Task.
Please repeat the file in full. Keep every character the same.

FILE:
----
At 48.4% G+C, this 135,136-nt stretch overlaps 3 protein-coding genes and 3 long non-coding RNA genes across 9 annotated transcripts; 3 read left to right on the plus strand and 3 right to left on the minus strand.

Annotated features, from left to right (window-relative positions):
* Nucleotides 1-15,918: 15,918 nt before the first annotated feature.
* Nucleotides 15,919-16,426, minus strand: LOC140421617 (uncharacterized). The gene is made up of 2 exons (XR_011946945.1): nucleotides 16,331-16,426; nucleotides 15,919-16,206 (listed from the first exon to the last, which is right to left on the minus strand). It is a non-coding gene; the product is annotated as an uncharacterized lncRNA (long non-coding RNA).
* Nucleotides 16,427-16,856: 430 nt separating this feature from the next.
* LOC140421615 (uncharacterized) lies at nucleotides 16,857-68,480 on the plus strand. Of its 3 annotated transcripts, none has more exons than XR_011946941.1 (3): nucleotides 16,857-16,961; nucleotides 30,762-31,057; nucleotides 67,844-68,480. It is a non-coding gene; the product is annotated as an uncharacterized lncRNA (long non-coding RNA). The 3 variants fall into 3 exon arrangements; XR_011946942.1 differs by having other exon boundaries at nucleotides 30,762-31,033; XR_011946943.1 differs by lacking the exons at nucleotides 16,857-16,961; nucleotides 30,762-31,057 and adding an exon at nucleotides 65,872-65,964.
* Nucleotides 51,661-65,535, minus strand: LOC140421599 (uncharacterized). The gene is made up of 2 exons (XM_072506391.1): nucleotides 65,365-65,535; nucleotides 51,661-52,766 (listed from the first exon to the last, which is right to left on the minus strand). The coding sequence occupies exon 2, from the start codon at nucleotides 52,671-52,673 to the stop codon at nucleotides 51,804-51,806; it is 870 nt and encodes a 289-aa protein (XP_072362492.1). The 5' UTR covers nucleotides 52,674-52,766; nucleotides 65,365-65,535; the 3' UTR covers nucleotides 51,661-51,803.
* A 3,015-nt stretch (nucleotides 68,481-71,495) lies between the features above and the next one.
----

At 48.4% G+C, this 135,136-nt stretch overlaps 3 protein-coding genes and 3 long non-coding RNA genes across 9 annotated transcripts; 3 read left to right on the plus strand and 3 right to left on the minus strand.

Annotated features, from left to right (window-relative positions):
* Nucleotides 1-15,918: 15,918 nt before the first annotated feature.
* Nucleotides 15,919-16,426, minus strand: LOC140421617 (uncharacterized). The gene is made up of 2 exons (XR_011946945.1): nucleotides 16,331-16,426; nucleotides 15,919-16,206 (listed from the first exon to the last, which is right to left on the minus strand). It is a non-coding gene; the product is annotated as an uncharacterized lncRNA (long non-coding RNA).
* Nucleotides 16,427-16,856: 430 nt separating this feature from the next.
* LOC140421615 (uncharacterized) lies at nucleotides 16,857-68,480 on the plus strand. Of its 3 annotated transcripts, none has more exons than XR_011946941.1 (3): nucleotides 16,857-16,961; nucleotides 30,762-31,057; nucleotides 67,844-68,480. It is a non-coding gene; the product is annotated as an uncharacterized lncRNA (long non-coding RNA). The 3 variants fall into 3 exon arrangements; XR_011946942.1 differs by having other exon boundaries at nucleotides 30,762-31,033; XR_011946943.1 differs by lacking the exons at nucleotides 16,857-16,961; nucleotides 30,762-31,057 and adding an exon at nucleotides 65,872-65,964.
* Nucleotides 51,661-65,535, minus strand: LOC140421599 (uncharacterized). The gene is made up of 2 exons (XM_072506391.1): nucleotides 65,365-65,535; nucleotides 51,661-52,766 (listed from the first exon to the last, which is right to left on the minus strand). The coding sequence occupies exon 2, from the start codon at nucleotides 52,671-52,673 to the stop codon at nucleotides 51,804-51,806; it is 870 nt and encodes a 289-aa protein (XP_072362492.1). The 5' UTR covers nucleotides 52,674-52,766; nucleotides 65,365-65,535; the 3' UTR covers nucleotides 51,661-51,803.
* A 3,015-nt stretch (nucleotides 68,481-71,495) lies between the features above and the next one.